In Even Numbered Years The Race Starts in Fairbanks

The distances given are based on the 2009 trail; along some of the river trails, distances may vary slightly from year to year.

Fairbanks to Two Rivers checkpoint: (approx. 72 miles)

From the start line you will be traveling thru downtown Fairbanks and parts of Fort Wainwright on the Chena River. The river is well-traveled and there be more than one trail choice. Stay on the Chena. Houses will change to cabins and become sparse. You pass under the Nordale Road Bridge 17 miles out. 5 1/2 miles further you will leave the Chena R. on the left-hand side. The trail takes you around some fields and on to a well-used trail that runs predominately east. This is the Baseline Trail. You will have several road-crossings, (more like well-used driveways), along this trail. Approximately 10 - 15 miles along this you will begin to encounter more housing, and occasional dog yards—you are entering the Pleasant Valley area. A left turn 15 miles along the baseline will put you on the Pleasant Valley Rd. You will run this road to the Chena Hotsprings Road, turn right and parallel that road past Pleasant Valley Store, (did you forget anything?), a Laundromat and several other businesses. The store is just about 40 miles from the start line. You will be on a well-traveled trail for the next 35 miles. Three miles past the store you will cross the Chena Hotspring’s Road. Expect overflow at creek crossings. You cross under the Hotsprings road 24 miles out, then again 28 miles out. 2 miles past Angel Creek Lodge is the Mile 52 Chena Hotsprings Rd. checkpoint.

Mile 52 Chena Hotsprings Road to Mile 101: (approx. 41 miles)

You are in an area with recreational cabins and numerous driveways for about 3 miles before turning more northerly up the N. Fork of the Chena River. Expect more overflow as you climb gradually up the trail that parallels the N.F. 17 miles out of the checkpoint you climb steeply up to Boulder Summit. Rosebud Ridge is usually rocky, you are on top, (above timber), for about 3 or 4 miles as you traverse Boulder then Rosebud Summits. Boulder Summit is well-named, Rosebud is not. Expect wind, poor visibility and poor braking conditions. A gradually 5 mile descent thru the trees lands you in the Birch Cr. drainage. The trail follows along the side of Birch Cr. crossing several small drainages—again---expect overflow. The trail gradually improves as you approach the 101 checkpoint. 7 miles from 101 you will come up to the side of the Steese Highway and parallel that road into the checkpoint. You are in a mining district so expect tailing piles, gravel and some glare ice. Parking at 101 can be tight; come prepared for windy conditions here. Snow cover may be minimal. You are 112 miles from town.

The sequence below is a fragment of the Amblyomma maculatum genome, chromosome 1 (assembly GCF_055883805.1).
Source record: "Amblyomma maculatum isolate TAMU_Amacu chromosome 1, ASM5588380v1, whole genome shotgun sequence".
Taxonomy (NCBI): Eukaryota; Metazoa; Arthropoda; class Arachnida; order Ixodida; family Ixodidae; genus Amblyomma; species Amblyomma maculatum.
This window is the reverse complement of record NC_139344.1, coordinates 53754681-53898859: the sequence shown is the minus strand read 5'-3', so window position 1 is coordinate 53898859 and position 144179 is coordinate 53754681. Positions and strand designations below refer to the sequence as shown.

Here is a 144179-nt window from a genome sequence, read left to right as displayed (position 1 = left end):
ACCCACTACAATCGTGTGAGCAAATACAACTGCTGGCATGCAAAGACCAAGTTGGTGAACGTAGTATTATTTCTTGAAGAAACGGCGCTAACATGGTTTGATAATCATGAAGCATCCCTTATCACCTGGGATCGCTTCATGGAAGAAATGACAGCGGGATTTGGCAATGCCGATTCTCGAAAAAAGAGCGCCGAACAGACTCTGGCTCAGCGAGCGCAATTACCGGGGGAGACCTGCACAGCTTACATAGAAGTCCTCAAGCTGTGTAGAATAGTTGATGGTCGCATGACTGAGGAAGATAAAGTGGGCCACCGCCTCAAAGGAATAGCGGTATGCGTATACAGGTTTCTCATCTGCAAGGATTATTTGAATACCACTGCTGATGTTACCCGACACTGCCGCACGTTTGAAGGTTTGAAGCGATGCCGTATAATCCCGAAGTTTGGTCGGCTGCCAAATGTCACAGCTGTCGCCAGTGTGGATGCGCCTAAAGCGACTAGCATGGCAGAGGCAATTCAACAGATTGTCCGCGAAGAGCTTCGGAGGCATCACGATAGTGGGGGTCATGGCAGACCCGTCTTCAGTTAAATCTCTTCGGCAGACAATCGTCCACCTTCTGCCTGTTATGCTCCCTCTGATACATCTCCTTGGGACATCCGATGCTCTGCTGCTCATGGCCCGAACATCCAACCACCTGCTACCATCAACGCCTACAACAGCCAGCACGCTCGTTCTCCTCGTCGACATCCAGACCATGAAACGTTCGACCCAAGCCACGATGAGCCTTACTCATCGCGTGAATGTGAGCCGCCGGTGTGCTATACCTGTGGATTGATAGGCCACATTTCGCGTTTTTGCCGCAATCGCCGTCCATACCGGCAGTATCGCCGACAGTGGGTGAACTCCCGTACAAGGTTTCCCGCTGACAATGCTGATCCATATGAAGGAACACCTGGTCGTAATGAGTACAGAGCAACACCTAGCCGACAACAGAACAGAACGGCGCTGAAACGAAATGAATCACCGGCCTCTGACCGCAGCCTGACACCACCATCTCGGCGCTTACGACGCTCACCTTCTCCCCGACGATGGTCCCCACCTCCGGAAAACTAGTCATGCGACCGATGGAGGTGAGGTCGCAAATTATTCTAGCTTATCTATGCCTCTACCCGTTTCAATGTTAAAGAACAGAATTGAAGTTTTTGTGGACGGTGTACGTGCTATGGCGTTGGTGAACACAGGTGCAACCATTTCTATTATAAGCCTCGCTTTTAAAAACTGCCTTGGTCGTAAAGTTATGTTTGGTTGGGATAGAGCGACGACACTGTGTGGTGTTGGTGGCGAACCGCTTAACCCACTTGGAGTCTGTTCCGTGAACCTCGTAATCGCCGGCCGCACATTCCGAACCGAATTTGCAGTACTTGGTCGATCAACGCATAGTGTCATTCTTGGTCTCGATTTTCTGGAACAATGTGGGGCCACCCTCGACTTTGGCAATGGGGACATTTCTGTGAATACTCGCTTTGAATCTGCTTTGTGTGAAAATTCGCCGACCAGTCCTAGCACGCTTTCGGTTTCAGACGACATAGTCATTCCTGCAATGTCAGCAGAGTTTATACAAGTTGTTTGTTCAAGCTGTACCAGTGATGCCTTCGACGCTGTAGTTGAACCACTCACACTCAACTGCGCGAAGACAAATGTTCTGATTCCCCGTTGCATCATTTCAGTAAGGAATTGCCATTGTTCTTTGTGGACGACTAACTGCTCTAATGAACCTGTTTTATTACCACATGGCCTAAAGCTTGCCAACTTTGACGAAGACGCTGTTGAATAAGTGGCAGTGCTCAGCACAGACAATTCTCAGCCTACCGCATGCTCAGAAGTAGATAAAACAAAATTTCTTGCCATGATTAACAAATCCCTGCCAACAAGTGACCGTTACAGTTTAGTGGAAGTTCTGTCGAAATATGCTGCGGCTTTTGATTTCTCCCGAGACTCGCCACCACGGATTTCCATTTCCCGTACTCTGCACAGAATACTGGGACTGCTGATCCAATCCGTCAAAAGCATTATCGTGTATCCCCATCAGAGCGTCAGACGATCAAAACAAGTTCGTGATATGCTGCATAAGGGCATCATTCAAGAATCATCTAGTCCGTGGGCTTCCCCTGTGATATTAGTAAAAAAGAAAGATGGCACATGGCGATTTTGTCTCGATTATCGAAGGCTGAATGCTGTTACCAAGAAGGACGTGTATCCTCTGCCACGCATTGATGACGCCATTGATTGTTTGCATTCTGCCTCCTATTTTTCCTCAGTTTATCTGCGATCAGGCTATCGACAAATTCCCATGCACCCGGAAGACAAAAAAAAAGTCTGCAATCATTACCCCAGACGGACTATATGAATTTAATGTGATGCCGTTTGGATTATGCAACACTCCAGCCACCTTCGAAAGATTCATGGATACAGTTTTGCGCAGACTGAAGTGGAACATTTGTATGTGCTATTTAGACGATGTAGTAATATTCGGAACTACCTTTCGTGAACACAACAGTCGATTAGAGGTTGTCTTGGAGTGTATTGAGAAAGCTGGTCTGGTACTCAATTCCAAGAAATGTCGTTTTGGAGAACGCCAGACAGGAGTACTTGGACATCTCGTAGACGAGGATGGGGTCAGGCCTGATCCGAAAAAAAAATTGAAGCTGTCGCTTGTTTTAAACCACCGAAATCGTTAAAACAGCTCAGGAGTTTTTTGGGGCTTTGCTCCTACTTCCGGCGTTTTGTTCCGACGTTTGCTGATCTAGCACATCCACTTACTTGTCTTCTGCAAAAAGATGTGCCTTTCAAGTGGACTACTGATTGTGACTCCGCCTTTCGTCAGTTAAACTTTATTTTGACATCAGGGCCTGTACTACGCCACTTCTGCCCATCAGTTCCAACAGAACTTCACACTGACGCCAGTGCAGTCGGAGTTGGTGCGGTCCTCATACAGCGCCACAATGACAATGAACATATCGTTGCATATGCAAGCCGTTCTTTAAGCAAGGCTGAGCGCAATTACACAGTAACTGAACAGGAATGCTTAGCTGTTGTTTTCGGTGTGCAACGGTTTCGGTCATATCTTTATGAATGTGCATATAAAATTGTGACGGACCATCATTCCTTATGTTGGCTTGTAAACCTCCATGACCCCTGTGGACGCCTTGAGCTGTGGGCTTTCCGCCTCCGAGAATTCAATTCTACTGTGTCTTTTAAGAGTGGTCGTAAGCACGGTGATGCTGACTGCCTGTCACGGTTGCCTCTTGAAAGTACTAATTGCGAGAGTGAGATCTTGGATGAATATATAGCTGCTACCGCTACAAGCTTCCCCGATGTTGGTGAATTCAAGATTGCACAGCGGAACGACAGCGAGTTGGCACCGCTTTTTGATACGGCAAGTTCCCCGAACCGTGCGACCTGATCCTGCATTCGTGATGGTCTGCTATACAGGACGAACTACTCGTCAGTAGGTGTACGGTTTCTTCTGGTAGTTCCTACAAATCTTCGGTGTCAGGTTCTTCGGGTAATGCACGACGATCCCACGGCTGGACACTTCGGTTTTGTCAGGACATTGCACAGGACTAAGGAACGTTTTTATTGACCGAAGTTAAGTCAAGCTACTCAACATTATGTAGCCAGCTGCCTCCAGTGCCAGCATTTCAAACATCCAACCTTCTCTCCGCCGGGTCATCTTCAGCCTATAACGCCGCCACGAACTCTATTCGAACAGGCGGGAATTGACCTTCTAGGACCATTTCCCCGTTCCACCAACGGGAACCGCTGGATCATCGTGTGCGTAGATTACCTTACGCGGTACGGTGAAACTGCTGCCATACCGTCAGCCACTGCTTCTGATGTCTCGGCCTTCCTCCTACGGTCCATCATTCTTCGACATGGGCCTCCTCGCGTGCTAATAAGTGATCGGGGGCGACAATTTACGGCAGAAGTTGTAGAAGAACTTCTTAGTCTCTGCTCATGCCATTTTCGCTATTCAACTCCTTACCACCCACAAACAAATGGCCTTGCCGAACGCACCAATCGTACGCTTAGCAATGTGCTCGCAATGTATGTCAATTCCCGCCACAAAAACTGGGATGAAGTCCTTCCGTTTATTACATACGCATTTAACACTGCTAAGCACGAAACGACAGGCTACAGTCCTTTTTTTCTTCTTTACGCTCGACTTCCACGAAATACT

Mile 101 to Central: (approx. 28 miles)

Leaving 101 you will be traveling thru an active mining area; lots of gravel and glare ice for the first 3-4 mile. It’s 6 miles to Eagle Summit; the last few miles will be windblown tundra, not overly steep from this side. There are 13 tripods in place to lead you up and over the ridge. You will be on top for less than ¼ mile before you begin a very steep descent, snow will be windblown with poor braking on this drop, A few hundred yards from the top on your descent will be a dogleg to the right. Don’t miss this! Contour over a few hundred yards, slightly climbing to a bump on the ridgeline, from there the trail heads straight down to tree line. Expect lousy braking and rutted conditions. You will survive; usually the little worse for wear. The trail continues to wind down into Mammoth Cr., usually overflows. You will cross the Steese 13 miles from 101 and again be in and out of mining areas and a burn. 2 miles from Central you come up on the Steese and run along the road for a short distance, dive off the left-side to avoid a blind corner, than back on the road into the Central checkpoint. Good facilities and parking. You are 140 miles out.

Central to Circle City: (approx. 75 miles)